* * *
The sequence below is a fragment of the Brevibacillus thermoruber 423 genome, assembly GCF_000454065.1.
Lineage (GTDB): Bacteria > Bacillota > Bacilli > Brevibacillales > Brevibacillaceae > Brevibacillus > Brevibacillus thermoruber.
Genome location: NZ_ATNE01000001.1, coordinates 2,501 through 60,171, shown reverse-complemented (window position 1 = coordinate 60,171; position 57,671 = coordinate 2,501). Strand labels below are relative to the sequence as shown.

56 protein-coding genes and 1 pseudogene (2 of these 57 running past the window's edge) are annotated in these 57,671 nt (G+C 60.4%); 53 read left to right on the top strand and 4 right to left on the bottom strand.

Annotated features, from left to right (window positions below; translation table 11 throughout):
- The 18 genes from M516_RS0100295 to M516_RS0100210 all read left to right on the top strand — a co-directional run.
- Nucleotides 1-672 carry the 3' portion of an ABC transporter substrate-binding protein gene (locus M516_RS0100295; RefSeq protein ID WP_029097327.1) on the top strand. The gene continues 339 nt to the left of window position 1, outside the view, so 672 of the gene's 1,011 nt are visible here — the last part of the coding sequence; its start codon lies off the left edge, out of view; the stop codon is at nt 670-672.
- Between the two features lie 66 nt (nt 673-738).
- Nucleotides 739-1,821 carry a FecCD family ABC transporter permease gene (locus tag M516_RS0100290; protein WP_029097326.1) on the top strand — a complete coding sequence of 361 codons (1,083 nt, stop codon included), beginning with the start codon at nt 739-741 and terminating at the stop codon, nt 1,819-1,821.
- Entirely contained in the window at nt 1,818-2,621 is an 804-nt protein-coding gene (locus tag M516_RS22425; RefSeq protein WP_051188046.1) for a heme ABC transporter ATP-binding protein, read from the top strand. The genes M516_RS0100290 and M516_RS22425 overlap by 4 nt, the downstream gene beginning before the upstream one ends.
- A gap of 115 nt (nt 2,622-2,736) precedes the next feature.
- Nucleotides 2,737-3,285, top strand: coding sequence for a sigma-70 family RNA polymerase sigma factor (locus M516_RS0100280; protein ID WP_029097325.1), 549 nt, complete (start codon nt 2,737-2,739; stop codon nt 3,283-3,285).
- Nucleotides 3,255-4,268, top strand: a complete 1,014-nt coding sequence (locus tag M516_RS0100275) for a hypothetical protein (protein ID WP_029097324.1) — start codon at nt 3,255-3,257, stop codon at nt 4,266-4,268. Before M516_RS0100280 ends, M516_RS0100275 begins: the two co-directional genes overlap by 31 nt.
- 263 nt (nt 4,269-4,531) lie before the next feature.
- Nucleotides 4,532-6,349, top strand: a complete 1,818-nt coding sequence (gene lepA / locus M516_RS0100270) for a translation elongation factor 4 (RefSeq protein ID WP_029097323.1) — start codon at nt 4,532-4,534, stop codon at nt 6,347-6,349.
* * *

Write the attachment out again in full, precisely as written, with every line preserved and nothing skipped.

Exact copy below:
The sequence below is a fragment of the Brevibacillus thermoruber 423 genome, assembly GCF_000454065.1.
Lineage (GTDB): Bacteria > Bacillota > Bacilli > Brevibacillales > Brevibacillaceae > Brevibacillus > Brevibacillus thermoruber.
Genome location: NZ_ATNE01000001.1, coordinates 2,501 through 60,171, shown reverse-complemented (window position 1 = coordinate 60,171; position 57,671 = coordinate 2,501). Strand labels below are relative to the sequence as shown.

56 protein-coding genes and 1 pseudogene (2 of these 57 running past the window's edge) are annotated in these 57,671 nt (G+C 60.4%); 53 read left to right on the top strand and 4 right to left on the bottom strand.

Annotated features, from left to right (window positions below; translation table 11 throughout):
- The 18 genes from M516_RS0100295 to M516_RS0100210 all read left to right on the top strand — a co-directional run.
- Nucleotides 1-672 carry the 3' portion of an ABC transporter substrate-binding protein gene (locus M516_RS0100295; RefSeq protein ID WP_029097327.1) on the top strand. The gene continues 339 nt to the left of window position 1, outside the view, so 672 of the gene's 1,011 nt are visible here — the last part of the coding sequence; its start codon lies off the left edge, out of view; the stop codon is at nt 670-672.
- Between the two features lie 66 nt (nt 673-738).
- Nucleotides 739-1,821 carry a FecCD family ABC transporter permease gene (locus tag M516_RS0100290; protein WP_029097326.1) on the top strand — a complete coding sequence of 361 codons (1,083 nt, stop codon included), beginning with the start codon at nt 739-741 and terminating at the stop codon, nt 1,819-1,821.
- Entirely contained in the window at nt 1,818-2,621 is an 804-nt protein-coding gene (locus tag M516_RS22425; RefSeq protein WP_051188046.1) for a heme ABC transporter ATP-binding protein, read from the top strand. The genes M516_RS0100290 and M516_RS22425 overlap by 4 nt, the downstream gene beginning before the upstream one ends.
- A gap of 115 nt (nt 2,622-2,736) precedes the next feature.
- Nucleotides 2,737-3,285, top strand: coding sequence for a sigma-70 family RNA polymerase sigma factor (locus M516_RS0100280; protein ID WP_029097325.1), 549 nt, complete (start codon nt 2,737-2,739; stop codon nt 3,283-3,285).
- Nucleotides 3,255-4,268, top strand: a complete 1,014-nt coding sequence (locus tag M516_RS0100275) for a hypothetical protein (protein ID WP_029097324.1) — start codon at nt 3,255-3,257, stop codon at nt 4,266-4,268. Before M516_RS0100280 ends, M516_RS0100275 begins: the two co-directional genes overlap by 31 nt.
- 263 nt (nt 4,269-4,531) lie before the next feature.
- Nucleotides 4,532-6,349, top strand: a complete 1,818-nt coding sequence (gene lepA / locus M516_RS0100270) for a translation elongation factor 4 (RefSeq protein ID WP_029097323.1) — start codon at nt 4,532-4,534, stop codon at nt 6,347-6,349.